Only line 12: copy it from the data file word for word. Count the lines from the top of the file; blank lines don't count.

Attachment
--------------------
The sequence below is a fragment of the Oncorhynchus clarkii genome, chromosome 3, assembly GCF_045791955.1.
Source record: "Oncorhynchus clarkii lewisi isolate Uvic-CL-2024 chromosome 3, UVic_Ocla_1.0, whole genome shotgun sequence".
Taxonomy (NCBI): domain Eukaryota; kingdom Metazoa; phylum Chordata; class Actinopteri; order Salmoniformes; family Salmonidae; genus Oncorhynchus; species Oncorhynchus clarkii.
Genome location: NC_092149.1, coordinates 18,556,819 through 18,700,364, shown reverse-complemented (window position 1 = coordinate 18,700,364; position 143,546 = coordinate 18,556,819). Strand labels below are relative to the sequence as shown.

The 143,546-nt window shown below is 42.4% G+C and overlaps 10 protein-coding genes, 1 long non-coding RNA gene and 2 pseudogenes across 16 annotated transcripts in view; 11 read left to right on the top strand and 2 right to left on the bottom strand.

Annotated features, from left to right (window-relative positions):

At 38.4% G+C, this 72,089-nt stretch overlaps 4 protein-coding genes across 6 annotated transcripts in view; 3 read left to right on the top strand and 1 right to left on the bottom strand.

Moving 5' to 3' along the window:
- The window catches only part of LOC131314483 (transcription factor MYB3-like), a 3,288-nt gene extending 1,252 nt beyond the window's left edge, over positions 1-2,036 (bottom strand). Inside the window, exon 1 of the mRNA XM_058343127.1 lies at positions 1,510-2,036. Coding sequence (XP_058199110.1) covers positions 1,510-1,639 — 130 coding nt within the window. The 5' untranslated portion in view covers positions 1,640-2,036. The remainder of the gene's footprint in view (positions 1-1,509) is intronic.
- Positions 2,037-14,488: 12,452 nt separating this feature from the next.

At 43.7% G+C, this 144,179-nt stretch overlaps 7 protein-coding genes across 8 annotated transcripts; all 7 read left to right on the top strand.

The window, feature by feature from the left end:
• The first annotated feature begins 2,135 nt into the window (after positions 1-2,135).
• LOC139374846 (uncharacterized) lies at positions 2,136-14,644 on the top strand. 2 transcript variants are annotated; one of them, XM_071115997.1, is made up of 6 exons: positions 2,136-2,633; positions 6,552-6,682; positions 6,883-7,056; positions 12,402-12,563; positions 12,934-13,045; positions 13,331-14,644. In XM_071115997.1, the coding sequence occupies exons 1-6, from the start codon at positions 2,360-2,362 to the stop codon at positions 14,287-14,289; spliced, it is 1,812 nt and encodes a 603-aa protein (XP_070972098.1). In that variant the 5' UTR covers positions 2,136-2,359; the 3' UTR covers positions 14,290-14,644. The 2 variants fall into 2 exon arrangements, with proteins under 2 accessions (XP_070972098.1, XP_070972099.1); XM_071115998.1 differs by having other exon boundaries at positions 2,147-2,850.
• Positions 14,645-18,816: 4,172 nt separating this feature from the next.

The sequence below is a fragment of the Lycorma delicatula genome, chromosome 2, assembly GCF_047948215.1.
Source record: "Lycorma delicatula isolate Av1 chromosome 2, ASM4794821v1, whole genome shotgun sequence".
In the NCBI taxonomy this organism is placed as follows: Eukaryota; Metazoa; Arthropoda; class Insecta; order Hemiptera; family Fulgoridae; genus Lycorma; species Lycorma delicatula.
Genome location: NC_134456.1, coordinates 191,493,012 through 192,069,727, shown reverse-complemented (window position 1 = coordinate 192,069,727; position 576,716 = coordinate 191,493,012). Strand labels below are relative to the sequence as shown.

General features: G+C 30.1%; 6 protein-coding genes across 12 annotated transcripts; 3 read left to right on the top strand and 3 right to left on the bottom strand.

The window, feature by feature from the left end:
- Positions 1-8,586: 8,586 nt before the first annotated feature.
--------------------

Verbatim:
The window, feature by feature from the left end: